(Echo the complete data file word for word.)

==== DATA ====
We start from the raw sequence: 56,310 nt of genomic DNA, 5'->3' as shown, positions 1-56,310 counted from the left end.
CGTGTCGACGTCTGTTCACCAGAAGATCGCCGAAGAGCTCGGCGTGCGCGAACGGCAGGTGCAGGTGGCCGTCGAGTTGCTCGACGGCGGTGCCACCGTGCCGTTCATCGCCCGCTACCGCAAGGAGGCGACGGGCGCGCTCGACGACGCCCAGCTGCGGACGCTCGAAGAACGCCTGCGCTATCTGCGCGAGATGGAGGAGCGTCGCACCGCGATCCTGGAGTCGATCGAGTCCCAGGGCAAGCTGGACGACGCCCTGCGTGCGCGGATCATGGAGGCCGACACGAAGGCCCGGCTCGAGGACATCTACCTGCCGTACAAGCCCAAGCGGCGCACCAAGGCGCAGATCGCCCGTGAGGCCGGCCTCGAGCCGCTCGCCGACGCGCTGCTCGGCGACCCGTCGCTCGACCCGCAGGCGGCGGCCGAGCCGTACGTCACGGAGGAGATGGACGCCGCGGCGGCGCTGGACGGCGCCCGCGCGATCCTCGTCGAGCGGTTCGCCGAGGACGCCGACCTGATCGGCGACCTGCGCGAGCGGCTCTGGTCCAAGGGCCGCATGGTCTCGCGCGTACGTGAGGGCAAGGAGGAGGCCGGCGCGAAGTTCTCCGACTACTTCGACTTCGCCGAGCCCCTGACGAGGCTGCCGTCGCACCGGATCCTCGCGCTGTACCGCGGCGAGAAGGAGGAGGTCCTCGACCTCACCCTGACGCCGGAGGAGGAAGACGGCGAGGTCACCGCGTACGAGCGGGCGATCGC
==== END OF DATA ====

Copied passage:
We start from the raw sequence: 56,310 nt of genomic DNA, 5'->3' as shown, positions 1-56,310 counted from the left end.
CGTGTCGACGTCTGTTCACCAGAAGATCGCCGAAGAGCTCGGCGTGCGCGAACGGCAGGTGCAGGTGGCCGTCGAGTTGCTCGACGGCGGTGCCACCGTGCCGTTCATCGCCCGCTACCGCAAGGAGGCGACGGGCGCGCTCGACGACGCCCAGCTGCGGACGCTCGAAGAACGCCTGCGCTATCTGCGCGAGATGGAGGAGCGTCGCACCGCGATCCTGGAGTCGATCGAGTCCCAGGGCAAGCTGGACGACGCCCTGCGTGCGCGGATCATGGAGGCCGACACGAAGGCCCGGCTCGAGGACATCTACCTGCCGTACAAGCCCAAGCGGCGCACCAAGGCGCAGATCGCCCGTGAGGCCGGCCTCGAGCCGCTCGCCGACGCGCTGCTCGGCGACCCGTCGCTCGACCCGCAGGCGGCGGCCGAGCCGTACGTCACGGAGGAGATGGACGCCGCGGCGGCGCTGGACGGCGCCCGCGCGATCCTCGTCGAGCGGTTCGCCGAGGACGCCGACCTGATCGGCGACCTGCGCGAGCGGCTCTGGTCCAAGGGCCGCATGGTCTCGCGCGTACGTGAGGGCAAGGAGGAGGCCGGCGCGAAGTTCTCCGACTACTTCGACTTCGCCGAGCCCCTGACGAGGCTGCCGTCGCACCGGATCCTCGCGCTGTACCGCGGCGAGAAGGAGGAGGTCCTCGACCTCACCCTGACGCCGGAGGAGGAAGACGGCGAGGTCACCGCGTACGAGCGGGCGATCGC